Culture | Music


Is there a common Walser singing manor?

This question can not be answered satisfyingly.

There was an economic and cultural exchange across the borders in the Walser regions through craftsmen, traders, soldiers and musicians. This dynamic factor surely formed the folk music up to the beginning of the 20th century. People who came into contact with music and songs used what they received from the outside on a large scale despite the different languages. Therefore no specific Walser songs or dances are to be found up to the middle of the last century. Documents from this time only point to the general musical customs in these regions.

Starting with the first international Walser meeting in Brig in 1952, the Walser recollected their togetherness. It also included the wish for common songs. New songs emerged in almost all Walser regions: at first in High German but later also in dialect. Today, these songs found their well-deserved place in the repertoire of Walser folk music groups. So these are new compositions that act as a linking element containing all peculiarities of Walser dialect.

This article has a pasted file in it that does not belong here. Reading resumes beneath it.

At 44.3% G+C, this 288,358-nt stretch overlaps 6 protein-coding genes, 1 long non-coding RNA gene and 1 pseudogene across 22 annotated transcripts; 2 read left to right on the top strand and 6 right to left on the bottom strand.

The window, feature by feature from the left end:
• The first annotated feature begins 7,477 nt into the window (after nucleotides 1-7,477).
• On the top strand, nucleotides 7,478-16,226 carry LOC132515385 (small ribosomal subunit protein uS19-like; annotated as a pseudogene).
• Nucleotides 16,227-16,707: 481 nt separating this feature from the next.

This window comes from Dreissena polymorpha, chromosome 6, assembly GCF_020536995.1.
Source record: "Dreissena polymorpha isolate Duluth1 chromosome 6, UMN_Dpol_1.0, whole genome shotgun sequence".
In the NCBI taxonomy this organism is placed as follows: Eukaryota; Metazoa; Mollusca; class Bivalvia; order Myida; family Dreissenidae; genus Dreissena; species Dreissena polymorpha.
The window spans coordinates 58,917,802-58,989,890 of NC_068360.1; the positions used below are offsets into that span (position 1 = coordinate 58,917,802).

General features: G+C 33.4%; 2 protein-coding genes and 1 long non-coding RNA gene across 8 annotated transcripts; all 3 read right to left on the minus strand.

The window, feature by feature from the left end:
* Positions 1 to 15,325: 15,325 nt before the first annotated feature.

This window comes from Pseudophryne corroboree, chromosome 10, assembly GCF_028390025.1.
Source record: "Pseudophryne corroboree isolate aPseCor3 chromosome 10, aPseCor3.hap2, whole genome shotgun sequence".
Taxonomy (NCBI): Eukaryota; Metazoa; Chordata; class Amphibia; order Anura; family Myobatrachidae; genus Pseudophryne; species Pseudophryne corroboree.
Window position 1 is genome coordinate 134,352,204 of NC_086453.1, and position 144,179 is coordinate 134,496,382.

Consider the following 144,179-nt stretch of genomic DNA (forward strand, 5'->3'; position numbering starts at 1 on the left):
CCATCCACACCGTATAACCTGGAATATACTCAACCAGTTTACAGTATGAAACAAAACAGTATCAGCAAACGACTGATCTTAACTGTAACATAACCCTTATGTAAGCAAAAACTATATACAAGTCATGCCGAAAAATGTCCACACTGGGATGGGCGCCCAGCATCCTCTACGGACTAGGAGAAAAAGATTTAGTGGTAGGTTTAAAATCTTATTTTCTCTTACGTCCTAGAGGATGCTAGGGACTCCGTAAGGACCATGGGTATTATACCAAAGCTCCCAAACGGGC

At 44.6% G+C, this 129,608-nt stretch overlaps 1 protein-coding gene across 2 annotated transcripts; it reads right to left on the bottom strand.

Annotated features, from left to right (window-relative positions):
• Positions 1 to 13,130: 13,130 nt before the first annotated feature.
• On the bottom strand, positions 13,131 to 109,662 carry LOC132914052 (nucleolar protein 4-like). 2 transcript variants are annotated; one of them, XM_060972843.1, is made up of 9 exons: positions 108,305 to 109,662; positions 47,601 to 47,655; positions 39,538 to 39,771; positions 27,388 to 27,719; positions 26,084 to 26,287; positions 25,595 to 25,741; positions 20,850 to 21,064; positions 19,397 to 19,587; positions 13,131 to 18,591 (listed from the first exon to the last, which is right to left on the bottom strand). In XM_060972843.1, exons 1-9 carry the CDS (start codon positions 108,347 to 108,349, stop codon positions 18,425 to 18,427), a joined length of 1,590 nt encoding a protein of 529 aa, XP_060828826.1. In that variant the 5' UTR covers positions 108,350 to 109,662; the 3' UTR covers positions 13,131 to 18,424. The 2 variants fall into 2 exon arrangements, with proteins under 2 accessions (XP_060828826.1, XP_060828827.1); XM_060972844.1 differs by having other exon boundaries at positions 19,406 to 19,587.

Singing and yodelling in larger groups such as yodel choirs of up to 25 people but also smaller ensembles is typical not only for the Swiss, Italian, Vorarlberg or Tyrol groups but also for the Walser. Instruments like the alphorn have their fixed place in the Walser regions, especially when performing open air.

As exceptionally committed composers and musicians two are to be mentioned: Wilhelm Fritz (1918-1995) from Mittelberg and Felix Schmid (1919-1995) from Visp.

Verena Gillard-Fritz, Vorarlberger VolksLiedWerk

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